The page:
Aligarh begins with two people barging into the house of Prof. Siras, and that sets the tone of the film from the beginning. Director Hansal Mehta remains focused on the events that unfold in the life of Prof. Siras and the emotional turmoil that he goes through. Having been able to hide his sexuality successfully for the last 60 years, this sudden onslaught on his privacy leaves Prof. Siras exposed to the harsh realities of homophobic violence. With little support from anyone, he follows the advice of his friend and colleague and writes a letter to the Vice Chairman expressing his regrets at what happened.
It is not until Deepu Sebastian (played by Rajkumar Rao), a reporter from India Post, comes to investigate the case that Prof. Siras finds the courage to fight back his suspension and open up. But even then, he remains a reluctant fighter- pushed to the front by circumstances beyond his control, when he would much rather drink his whisky and listen to songs.
When Rajkumar asks him if he is gay, Prof. Siras shows his disdain for labels. “How can someone understand my feelings in 3 words?” he says. He doesn’t want to be tagged with labels, and abhors labels for his poetry as well. Asked by Deepu if Irfan (the rickshaw puller) was his lover, he doesn’t want to define his relation with him, and instead urges him to understand the meaning of love. When lawyers representing him tell him that he has to publicly state that he is gay, there is certain uneasiness. But what choice did he have? The court proceedings bore him, and he sleeps through them mostly or translates his poems in English. He wanted to live his life in peace, but is pushed to fight for his rights.
The movie shows the harassment he had to undergo, when he is asked to vacate his room within a week, and has his electricity connection cut off. It portrays the difficulties that a single unmarried gay man faces finding accommodation for himself. There is a threat of eviction that looms large. Prof. Siras gets thrown out first from his residence in AMU, and then by his landlord who probably gets to know about his sexuality and gives the excuse of renting his room only to “family” and not to bachelors.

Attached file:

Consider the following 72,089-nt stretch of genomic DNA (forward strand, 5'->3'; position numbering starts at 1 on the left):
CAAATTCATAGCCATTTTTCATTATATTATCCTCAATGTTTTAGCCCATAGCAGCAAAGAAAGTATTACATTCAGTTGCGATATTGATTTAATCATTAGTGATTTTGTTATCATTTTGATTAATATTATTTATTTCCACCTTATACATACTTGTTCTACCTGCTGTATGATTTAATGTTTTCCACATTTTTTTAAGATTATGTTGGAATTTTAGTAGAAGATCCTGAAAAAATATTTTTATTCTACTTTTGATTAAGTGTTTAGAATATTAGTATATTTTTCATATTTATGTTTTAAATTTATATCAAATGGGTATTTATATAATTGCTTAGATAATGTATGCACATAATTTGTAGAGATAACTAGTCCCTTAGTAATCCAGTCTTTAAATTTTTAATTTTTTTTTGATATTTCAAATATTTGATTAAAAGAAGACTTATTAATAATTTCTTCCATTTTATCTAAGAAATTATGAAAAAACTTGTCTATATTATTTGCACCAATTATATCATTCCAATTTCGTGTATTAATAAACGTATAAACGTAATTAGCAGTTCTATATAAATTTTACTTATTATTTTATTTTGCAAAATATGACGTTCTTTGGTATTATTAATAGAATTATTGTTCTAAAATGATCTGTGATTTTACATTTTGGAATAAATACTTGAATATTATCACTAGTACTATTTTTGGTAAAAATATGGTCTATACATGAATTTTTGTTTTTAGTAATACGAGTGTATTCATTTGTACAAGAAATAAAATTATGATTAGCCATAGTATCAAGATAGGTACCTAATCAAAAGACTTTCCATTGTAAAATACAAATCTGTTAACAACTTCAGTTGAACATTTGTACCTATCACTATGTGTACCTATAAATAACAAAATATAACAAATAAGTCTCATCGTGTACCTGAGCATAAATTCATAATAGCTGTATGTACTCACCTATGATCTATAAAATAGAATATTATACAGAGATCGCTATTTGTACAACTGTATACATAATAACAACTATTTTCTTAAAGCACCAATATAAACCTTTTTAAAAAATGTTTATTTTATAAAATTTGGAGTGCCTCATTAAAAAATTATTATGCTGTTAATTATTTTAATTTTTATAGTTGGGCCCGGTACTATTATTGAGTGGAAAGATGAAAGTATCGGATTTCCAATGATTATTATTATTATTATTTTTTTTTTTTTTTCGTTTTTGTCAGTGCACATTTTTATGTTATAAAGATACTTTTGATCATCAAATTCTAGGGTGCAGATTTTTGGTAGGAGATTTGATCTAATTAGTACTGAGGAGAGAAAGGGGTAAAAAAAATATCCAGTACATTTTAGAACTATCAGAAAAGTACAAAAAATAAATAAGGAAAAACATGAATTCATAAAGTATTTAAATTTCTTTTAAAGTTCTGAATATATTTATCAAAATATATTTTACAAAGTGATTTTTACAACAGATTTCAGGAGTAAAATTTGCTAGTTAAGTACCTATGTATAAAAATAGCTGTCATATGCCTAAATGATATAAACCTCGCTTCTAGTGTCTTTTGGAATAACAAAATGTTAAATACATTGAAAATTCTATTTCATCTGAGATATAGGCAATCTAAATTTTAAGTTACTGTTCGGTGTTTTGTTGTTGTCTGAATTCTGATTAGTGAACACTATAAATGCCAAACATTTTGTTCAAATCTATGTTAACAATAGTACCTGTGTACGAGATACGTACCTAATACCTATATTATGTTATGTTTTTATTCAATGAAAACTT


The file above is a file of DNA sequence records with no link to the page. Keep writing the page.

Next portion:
Like Hansal Mehta’s previous films, the movie touches the class and caste issues as well, though he refrains from going deeper into them. Much of these class-caste issues exists within the LGBT community but are hardly spoken about. While Siras has no problem having sex with a Muslim man, the Brahmin within him doesn’t allow him to be served food by Deepu in a restaurant since he was having non-vegetarian. Similarly, Irfan, the rickshaw puller, is the one who is beaten up by the police. Siras expresses his remorse at how a poor man is having to suffer. His concern remains for Irfan.
Yet, despite going through so much trauma, his love for Aligarh University never decreases. He explains it to Deepu, “I am considered an outsider here. In an Urdu speaking city, I am teaching Marathi.” But he says he could never have got so much respect anywhere else. In Nagpur, where there are so many Marathi speaking person, he would have lost himself in the crowd.
But was the sting operation on Prof. Siras merely because he was gay, or was it a result of internal politics at AMU? The movie leaves little doubt on the complicity (and active involvement) of the administration of the university in framing Siras. He wins the case eventually, but loses the fight for survival.
Aligarh in a way is not just the story of Prof. Siras, it is the story of thousand of LGBTs who have to face discrimination, extortion and live under threats. It is the story of fear under which LGBTs live in this country. The fear that if their landlord finds out about their sexuality, they may be evicted from the house. The fear that if their colleagues at office were to know, they may be thrown out of their job on some petty excuse. It is the story of the mental agony a closeted man goes though on being outed forcefully. It also shows how removal of Sec 377 could help gay men live with dignity.
Manoj Bajpayee is brilliant in the role of Prof. Siras and Rajkumar Rao supports the movie well with his acting skills. The movie at times is slow in pace, but then, it is in these silences, that the film exists.
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